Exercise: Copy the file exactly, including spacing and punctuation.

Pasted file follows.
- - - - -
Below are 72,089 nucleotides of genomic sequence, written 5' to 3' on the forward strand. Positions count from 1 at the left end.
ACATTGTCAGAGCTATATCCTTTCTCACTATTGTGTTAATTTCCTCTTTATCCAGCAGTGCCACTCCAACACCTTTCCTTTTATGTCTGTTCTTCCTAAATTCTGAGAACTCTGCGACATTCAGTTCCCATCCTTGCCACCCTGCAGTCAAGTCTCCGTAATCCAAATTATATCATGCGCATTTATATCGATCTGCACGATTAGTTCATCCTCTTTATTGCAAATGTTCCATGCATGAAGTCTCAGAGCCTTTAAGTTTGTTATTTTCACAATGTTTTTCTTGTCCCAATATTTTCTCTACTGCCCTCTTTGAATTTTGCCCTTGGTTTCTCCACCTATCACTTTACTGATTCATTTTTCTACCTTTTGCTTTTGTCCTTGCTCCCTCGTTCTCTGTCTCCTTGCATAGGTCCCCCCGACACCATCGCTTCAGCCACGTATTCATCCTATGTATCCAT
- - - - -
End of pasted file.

Below are 72,089 nucleotides of genomic sequence, written 5' to 3' on the forward strand. Positions count from 1 at the left end.
ACATTGTCAGAGCTATATCCTTTCTCACTATTGTGTTAATTTCCTCTTTATCCAGCAGTGCCACTCCAACACCTTTCCTTTTATGTCTGTTCTTCCTAAATTCTGAGAACTCTGCGACATTCAGTTCCCATCCTTGCCACCCTGCAGTCAAGTCTCCGTAATCCAAATTATATCATGCGCATTTATATCGATCTGCACGATTAGTTCATCCTCTTTATTGCAAATGTTCCATGCATGAAGTCTCAGAGCCTTTAAGTTTGTTATTTTCACAATGTTTTTCTTGTCCCAATATTTTCTCTACTGCCCTCTTTGAATTTTGCCCTTGGTTTCTCCACCTATCACTTTACTGATTCATTTTTCTACCTTTTGCTTTTGTCCTTGCTCCCTCGTTCTCTGTCTCCTTGCATAGGTCCCCCCGACACCATCGCTTCAGCCACGTATTCATCCTATGTATCCAT